"The object of s. 25 is to enable the High Court to see that there has been no miscarriage of justice, that the decision was given according to law. The section does not enumerate 941 the cases in which the Court may interfere in revision, as does s.115 of the Code of Civil Procedure, and I certainly do not propose to attempt an exhaustive definition of the circumstances which may justify such interference; but instances which readily occur to the mind are cases in which the Court which made the order had no jurisdiction or in which the Court has based its decision on evidence which should not have been admitted, or cases where the unsuccessful party has not been given a proper opportunity of being heard, or the burden of proof has been placed on the wrong shoulders. Wherever the court comes to the conclusion that the unsuccessful party has not had a proper trial according to law, then the Court can interfere. But, in my opinion, the Court ought not to interfere merely because it thinks that possibly the Judge who heard the case may have arrived at a conclusion which the High Court would not have arrived at." This observation has our full concurrence.
What the learned Chief Justice has said applies to s. 35 of the Act, with which we are concerned. Judged from this point of view, the learned single Judge was not justified in interfering with a plan finding of fact and more so, because he himself proceeded on a wrong assumption.
The appeal thus succeeds, and is allowed with costs. The order under appeal is set aside, and that of the Additional District Judge restored. As regards eviction, the respondent has given an undertaking that he would vacate the house on or before April 25, 1962, and this has been accepted by the appellants.
KAPUR J.-I agree that the appeal should be allowed and that the High Court was in error in interfering with the finding of fact, but in my 942 opinion the power of revision under s. 35(1) of the Delhi & Ajmer Rent Control Act is not so restricted as was held by Beaumont, C. J., in Bell & Co. Ltd. v. Waman Hemraj(1), a case under s. 25 of the Provincial Small Cause Courts Act. The section provides that the order passed should be in accordance with law and if it does not then the High Court can pass such order as it thinks fit.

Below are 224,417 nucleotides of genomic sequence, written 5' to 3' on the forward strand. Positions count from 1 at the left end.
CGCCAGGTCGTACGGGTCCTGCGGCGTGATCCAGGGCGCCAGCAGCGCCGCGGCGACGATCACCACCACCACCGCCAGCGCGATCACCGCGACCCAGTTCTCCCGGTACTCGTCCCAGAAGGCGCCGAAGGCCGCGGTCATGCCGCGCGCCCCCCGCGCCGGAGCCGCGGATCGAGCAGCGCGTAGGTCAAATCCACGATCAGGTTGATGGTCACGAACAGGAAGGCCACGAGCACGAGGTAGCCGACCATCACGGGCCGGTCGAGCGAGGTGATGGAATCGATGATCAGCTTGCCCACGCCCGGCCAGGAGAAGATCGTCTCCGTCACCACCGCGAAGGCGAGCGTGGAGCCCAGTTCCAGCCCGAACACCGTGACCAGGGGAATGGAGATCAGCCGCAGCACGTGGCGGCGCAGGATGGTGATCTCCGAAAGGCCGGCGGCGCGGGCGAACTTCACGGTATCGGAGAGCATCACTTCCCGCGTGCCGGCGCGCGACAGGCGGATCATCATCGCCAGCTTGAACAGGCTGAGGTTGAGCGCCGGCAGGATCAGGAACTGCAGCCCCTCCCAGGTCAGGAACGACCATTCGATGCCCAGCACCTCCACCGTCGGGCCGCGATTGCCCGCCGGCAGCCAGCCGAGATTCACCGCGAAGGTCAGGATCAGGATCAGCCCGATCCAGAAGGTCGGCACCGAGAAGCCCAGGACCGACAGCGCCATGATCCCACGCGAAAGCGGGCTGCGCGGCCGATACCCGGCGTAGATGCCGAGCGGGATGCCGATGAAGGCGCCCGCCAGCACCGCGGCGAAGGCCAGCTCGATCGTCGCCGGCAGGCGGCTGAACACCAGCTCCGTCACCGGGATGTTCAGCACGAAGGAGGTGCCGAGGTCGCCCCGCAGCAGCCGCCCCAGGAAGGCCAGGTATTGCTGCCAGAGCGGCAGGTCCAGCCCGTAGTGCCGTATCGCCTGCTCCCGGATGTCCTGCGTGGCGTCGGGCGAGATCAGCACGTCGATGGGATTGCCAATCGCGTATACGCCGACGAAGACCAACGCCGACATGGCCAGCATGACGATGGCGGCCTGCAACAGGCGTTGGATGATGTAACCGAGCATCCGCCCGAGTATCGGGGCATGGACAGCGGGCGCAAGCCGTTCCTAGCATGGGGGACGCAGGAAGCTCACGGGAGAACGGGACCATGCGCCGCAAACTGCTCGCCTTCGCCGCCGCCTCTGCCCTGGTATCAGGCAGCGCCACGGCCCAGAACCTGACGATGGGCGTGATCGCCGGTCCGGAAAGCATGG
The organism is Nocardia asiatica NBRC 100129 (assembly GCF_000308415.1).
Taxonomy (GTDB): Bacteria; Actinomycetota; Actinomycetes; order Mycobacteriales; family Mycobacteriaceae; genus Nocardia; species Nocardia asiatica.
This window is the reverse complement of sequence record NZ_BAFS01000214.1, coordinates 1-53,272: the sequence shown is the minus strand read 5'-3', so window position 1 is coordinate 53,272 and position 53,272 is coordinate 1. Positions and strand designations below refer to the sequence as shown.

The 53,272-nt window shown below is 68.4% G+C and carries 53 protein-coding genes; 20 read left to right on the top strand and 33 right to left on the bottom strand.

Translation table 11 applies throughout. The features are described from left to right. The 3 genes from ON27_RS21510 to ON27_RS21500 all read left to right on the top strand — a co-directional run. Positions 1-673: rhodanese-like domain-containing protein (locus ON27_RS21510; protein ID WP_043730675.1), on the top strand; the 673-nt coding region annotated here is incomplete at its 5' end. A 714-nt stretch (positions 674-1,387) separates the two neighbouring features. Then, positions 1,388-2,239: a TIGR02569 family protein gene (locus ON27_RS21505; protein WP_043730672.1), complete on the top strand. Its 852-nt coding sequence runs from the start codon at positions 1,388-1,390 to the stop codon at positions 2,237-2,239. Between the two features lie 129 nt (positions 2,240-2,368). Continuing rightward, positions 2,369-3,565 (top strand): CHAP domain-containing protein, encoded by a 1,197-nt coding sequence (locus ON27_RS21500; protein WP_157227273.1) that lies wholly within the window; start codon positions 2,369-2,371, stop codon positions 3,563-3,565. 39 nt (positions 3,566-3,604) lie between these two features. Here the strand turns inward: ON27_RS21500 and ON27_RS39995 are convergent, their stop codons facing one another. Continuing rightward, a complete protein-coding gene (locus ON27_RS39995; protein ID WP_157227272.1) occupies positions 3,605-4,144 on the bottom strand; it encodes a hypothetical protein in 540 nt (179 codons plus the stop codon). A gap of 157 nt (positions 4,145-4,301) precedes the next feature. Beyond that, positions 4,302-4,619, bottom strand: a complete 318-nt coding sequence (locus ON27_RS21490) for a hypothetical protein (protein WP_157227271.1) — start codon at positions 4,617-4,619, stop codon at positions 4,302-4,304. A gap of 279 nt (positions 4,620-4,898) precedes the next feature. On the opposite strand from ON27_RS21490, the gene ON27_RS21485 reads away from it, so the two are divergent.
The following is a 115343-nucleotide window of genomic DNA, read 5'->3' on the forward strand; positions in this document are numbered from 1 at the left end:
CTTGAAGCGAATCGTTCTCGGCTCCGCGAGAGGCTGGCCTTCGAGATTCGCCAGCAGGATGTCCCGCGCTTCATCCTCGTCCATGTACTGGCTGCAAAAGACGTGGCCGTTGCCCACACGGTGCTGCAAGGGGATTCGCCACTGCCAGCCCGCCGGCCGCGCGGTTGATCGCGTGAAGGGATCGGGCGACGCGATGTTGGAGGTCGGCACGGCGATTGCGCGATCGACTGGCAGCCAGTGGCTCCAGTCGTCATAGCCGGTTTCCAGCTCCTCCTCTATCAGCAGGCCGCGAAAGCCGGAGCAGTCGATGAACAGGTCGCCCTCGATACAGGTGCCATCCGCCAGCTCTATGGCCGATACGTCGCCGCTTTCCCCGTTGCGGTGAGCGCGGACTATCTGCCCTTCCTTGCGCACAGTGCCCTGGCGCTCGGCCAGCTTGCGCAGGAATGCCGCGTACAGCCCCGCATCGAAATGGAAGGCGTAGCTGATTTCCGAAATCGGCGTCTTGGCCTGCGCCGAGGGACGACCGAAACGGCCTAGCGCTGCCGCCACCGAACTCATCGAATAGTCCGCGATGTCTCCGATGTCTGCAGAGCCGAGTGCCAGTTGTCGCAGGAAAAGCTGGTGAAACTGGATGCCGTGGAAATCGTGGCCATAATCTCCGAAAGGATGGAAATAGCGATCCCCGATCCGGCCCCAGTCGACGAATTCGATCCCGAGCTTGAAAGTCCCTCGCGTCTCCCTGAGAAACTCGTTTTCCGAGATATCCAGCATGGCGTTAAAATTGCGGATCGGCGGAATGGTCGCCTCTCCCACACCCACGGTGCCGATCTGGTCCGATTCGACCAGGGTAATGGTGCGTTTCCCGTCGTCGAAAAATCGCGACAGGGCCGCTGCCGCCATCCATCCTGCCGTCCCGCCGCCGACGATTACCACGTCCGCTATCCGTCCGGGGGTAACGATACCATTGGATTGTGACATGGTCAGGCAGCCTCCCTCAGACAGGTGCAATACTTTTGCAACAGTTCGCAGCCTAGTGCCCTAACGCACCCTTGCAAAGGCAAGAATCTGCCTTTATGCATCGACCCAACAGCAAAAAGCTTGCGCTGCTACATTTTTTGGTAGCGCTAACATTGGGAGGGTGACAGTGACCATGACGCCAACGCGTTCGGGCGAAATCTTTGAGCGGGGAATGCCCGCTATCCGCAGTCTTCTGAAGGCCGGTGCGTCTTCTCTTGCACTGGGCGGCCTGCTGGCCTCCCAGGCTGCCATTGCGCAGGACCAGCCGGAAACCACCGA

The language used in s. 35(1) of the Act is almost identical with the words of the proviso to s.75(1) of the Provincial Insolvency Act. The power under that proviso has been thus commented upon by Mulla in his Law of Insolvency at page 787 of 2nd Edition:
"The power given to the High Court by this proviso is very wide. In the exercise of this power the High Court may set aside any order if it is not `according to law'." The power under the Insolvency Act has not, by the Courts in India, been considered to be do restricted as the observations of Beaumont, C. J.
in Bell & Co. Ltd. v. Waman Hemraj(1) seem to suggest in regard to s. 25 of the Small Cause Courts Act. This power of interference by the High Court is not, in my opinion, restricted to proper trial according to law or error in regard to onus of proof or proper opportunity of being heard. It is very much wider than that. When, in the opinion of the High Court, the decision is erroneous on a question of law which affects the merits of the case or decision is manifestly unjust the High Court is entitled to interfere. The error may not necessarily be as to the interpretation of a provision of law, it may be in regard to evidence on the record. Thus when material evidence on the record is ignored or a finding is such that on the evidence taken as a whole no tribunal could, as a matter of legitimate inference arrive at. It is neither possible nor desirable to enumerate all 943 cases which would fall within the jurisdiction of the High Court under s. 35(1) of the Act but it is not to be narrowly interpreted nor to be so widely interpreted as to convert the revision into an appeal on facts.